Exclusive breastfeeding for the first six months of life – which boosts immunity to childhood diseases – in the country also rose by more than 10% during the same period. However, despite advocacy efforts and the reported increases, statistics still fail to reflect the importance of mother’s milk in a country where malnutrition and more than half of young child and infant deaths are attributed to children who are not breastfed.

“Although breastfeeding practices in the Philippines increased in 2011 and are relatively high in Southeast Asia compared to other countries, we are afraid that these rates will go down and slow because of the aggressiveness of these multinational milk companies,” said Madella Santiago, executive director of the Association for the Rights of Children in Southeast Asia (ARCSEA).

The concern is not unfounded, with the milk formula industry aggressively fighting to protect advertising rights for as long as the regulations have been in place. After losing a Supreme Court battle to block the implementation of the Milk Code in 2007, multinational milk formula companies have been lobbying Congress to amend the code under a consolidated bill that combines previous proposals.

If passed, the recommended amendments would allow multinational companies to be involved with the education of breastfeeding, provide labelling only in English, and remove all warnings and current prohibitions for health and nutrition claims regarding the benefits of milk formula substitutes.

“The most vulnerable group is the infants and young children from 0-36 months, who will be put at great risks of dying or even [becoming] developmentally disadvantaged – both physically and mentally – before they reach their fifth birthday,” said Cora Acosta, from WHO in the Philippines.

The passing of the proposed bill by the House of Representatives was postponed in September after the Joint Committee on Health and Trade requested that all legislators present further amendments before it was reconsidered by Congress.

In the meantime, multinational companies in the Philippines continue the fight to engage consumers further by utilising legislation loopholes, investing an average of $100m annually to promote breast milk alternatives. An example of this is the industry’s interpretation of what constitutes ‘complementary’ foods for children aged six months and older.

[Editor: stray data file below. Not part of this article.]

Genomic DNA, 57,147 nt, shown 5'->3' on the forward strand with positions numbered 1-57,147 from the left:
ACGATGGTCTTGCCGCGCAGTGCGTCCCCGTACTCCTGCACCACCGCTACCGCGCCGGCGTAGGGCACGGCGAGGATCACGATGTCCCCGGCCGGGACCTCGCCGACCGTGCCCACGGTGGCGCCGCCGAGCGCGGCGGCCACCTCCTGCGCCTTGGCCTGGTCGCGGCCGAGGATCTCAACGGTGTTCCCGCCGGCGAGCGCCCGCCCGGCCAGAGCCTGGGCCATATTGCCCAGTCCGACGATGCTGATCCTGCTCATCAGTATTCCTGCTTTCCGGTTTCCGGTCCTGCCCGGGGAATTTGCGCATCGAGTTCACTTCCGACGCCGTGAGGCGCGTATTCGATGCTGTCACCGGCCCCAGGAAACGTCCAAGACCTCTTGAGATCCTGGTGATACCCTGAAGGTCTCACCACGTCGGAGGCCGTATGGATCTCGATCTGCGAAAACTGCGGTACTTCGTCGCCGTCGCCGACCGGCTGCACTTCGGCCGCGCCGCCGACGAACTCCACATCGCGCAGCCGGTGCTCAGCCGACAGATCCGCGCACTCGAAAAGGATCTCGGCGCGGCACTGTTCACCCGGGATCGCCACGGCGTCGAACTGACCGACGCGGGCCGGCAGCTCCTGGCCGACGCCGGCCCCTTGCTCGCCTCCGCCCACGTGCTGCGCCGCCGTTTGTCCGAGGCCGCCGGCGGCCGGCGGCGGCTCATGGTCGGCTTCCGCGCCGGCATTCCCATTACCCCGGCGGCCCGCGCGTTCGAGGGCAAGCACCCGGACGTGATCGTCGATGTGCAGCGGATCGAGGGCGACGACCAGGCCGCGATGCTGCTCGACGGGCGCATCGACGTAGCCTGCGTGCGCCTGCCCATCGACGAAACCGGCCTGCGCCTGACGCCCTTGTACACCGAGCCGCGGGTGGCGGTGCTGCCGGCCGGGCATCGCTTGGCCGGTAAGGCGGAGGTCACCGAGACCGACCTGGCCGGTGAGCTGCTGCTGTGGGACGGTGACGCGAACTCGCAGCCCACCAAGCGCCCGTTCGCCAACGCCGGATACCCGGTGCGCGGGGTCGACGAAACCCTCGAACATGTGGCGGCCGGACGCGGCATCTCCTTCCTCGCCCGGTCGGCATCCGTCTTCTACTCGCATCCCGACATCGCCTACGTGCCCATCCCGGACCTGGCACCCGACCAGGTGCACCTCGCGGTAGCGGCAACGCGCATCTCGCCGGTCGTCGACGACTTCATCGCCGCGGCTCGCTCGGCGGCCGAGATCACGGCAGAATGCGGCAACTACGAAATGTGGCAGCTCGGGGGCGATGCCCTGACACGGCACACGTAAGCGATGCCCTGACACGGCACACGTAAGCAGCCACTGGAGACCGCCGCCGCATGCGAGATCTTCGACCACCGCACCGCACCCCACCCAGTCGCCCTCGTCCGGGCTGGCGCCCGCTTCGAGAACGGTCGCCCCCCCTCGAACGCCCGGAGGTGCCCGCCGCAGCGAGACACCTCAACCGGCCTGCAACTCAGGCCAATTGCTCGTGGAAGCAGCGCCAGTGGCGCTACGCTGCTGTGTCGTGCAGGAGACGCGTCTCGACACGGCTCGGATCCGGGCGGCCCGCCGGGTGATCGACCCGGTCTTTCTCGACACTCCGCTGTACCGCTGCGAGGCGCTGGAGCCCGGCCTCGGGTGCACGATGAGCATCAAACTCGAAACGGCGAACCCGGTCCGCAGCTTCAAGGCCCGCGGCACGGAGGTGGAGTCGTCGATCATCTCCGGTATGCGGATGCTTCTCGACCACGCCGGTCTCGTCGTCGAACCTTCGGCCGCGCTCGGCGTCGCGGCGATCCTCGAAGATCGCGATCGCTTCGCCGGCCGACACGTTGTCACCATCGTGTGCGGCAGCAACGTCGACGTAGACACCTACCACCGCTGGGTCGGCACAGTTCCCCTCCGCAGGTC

“The scope of the law includes any food that is promoted as a partial or full replacement of breast milk [which is considered complementary],” said Brady. “The companies attempt to argue that complementary foods are not covered by the law, but it is the way they promote them that brings them into the scope of the law, undermines breastfeeding and puts babies at risk.”
Companies circumvent strict labelling guidelines by associating formula with ‘brain building blocks’ and using the term ‘eye Q’ to imply intellectual stimulation.

It is a practice that undermines progress made by breastfeeding advocates, proves confusing for consumers and ultimately jeopardises the healthy growth and development of Filipino children.

“The mentality of Filipino women, and even men, that formula milk is a better option than breast milk, brought about by influence of advertisements of formula milk companies, is a very big challenge,” said Santiago. “Raising awareness of breastfeeding while multinational milk companies are doing everything to promote formula milk is a very big problem and as a result mothers only become more confused about what is best for their baby.”